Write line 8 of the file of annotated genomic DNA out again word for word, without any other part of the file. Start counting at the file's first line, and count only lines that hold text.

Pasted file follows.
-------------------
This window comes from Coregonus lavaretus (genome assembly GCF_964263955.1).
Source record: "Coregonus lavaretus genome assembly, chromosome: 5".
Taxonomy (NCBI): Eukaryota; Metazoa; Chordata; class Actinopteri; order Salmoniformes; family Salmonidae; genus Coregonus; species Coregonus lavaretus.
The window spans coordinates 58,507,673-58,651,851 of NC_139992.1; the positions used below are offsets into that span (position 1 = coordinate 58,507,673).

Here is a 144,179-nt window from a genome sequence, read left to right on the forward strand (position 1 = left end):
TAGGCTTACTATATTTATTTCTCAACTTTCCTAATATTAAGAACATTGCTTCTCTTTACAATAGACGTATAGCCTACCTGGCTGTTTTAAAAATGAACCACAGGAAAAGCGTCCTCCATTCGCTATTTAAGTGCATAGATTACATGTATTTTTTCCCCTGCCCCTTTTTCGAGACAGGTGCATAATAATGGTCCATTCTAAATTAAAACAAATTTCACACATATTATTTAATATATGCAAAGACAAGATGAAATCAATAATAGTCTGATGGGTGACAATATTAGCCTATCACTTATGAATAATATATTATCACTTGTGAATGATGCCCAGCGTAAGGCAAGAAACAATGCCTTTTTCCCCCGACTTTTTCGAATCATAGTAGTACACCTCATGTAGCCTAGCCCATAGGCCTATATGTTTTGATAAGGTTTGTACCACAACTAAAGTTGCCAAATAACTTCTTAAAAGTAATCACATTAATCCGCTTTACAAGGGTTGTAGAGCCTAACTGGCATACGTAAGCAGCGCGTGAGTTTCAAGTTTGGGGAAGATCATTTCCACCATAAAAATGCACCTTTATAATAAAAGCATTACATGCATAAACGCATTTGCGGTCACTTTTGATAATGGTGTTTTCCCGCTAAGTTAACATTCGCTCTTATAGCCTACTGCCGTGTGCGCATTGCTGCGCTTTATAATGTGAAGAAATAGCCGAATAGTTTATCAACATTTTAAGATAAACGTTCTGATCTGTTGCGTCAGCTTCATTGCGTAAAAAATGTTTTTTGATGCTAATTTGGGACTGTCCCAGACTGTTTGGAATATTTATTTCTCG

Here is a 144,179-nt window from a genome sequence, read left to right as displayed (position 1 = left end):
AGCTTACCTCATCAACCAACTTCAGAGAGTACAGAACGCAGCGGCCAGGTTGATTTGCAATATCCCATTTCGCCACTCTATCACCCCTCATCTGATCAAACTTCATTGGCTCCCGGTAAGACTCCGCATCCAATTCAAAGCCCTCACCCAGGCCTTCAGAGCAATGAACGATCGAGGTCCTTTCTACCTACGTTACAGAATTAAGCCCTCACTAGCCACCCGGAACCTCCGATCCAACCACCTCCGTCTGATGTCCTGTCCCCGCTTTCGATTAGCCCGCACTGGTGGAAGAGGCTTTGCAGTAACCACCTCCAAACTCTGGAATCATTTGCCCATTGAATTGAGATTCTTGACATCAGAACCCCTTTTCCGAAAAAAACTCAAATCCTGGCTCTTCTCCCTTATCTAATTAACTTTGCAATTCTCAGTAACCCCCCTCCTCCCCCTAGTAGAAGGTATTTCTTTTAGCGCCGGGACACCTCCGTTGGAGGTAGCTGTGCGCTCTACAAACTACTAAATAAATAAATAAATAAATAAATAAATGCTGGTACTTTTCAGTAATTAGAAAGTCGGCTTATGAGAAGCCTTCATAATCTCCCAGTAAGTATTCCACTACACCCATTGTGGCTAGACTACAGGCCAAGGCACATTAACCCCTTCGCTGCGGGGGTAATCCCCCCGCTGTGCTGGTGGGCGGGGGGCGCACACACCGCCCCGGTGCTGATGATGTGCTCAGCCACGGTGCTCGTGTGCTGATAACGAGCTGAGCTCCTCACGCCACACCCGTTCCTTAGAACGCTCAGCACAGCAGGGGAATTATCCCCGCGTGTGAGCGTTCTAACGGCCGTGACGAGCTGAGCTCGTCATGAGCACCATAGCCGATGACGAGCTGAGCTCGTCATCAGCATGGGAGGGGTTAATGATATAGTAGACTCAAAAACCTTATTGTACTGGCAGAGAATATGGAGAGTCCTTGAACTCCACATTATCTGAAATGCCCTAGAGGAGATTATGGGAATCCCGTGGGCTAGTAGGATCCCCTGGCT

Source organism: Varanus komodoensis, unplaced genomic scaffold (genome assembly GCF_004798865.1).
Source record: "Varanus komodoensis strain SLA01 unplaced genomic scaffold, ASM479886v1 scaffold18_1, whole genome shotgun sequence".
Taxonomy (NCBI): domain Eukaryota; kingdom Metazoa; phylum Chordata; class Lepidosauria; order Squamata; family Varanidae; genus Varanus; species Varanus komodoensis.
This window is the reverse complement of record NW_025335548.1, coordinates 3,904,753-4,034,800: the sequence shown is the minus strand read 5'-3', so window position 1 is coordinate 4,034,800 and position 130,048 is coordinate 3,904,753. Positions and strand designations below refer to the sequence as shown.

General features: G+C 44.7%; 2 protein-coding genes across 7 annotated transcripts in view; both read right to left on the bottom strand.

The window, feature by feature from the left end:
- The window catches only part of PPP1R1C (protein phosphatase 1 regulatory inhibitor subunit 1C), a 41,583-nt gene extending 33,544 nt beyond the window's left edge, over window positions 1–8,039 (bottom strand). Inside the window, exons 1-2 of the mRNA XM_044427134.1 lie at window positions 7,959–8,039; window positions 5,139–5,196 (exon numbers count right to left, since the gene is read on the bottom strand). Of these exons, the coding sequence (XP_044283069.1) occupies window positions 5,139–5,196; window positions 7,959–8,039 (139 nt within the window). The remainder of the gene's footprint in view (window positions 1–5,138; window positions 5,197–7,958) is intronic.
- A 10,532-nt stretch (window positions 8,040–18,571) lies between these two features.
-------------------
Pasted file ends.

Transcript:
AGCTTACCTCATCAACCAACTTCAGAGAGTACAGAACGCAGCGGCCAGGTTGATTTGCAATATCCCATTTCGCCACTCTATCACCCCTCATCTGATCAAACTTCATTGGCTCCCGGTAAGACTCCGCATCCAATTCAAAGCCCTCACCCAGGCCTTCAGAGCAATGAACGATCGAGGTCCTTTCTACCTACGTTACAGAATTAAGCCCTCACTAGCCACCCGGAACCTCCGATCCAACCACCTCCGTCTGATGTCCTGTCCCCGCTTTCGATTAGCCCGCACTGGTGGAAGAGGCTTTGCAGTAACCACCTCCAAACTCTGGAATCATTTGCCCATTGAATTGAGATTCTTGACATCAGAACCCCTTTTCCGAAAAAAACTCAAATCCTGGCTCTTCTCCCTTATCTAATTAACTTTGCAATTCTCAGTAACCCCCCTCCTCCCCCTAGTAGAAGGTATTTCTTTTAGCGCCGGGACACCTCCGTTGGAGGTAGCTGTGCGCTCTACAAACTACTAAATAAATAAATAAATAAATAAATAAATGCTGGTACTTTTCAGTAATTAGAAAGTCGGCTTATGAGAAGCCTTCATAATCTCCCAGTAAGTATTCCACTACACCCATTGTGGCTAGACTACAGGCCAAGGCACATTAACCCCTTCGCTGCGGGGGTAATCCCCCCGCTGTGCTGGTGGGCGGGGGGCGCACACACCGCCCCGGTGCTGATGATGTGCTCAGCCACGGTGCTCGTGTGCTGATAACGAGCTGAGCTCCTCACGCCACACCCGTTCCTTAGAACGCTCAGCACAGCAGGGGAATTATCCCCGCGTGTGAGCGTTCTAACGGCCGTGACGAGCTGAGCTCGTCATGAGCACCATAGCCGATGACGAGCTGAGCTCGTCATCAGCATGGGAGGGGTTAATGATATAGTAGACTCAAAAACCTTATTGTACTGGCAGAGAATATGGAGAGTCCTTGAACTCCACATTATCTGAAATGCCCTAGAGGAGATTATGGGAATCCCGTGGGCTAGTAGGATCCCCTGGCT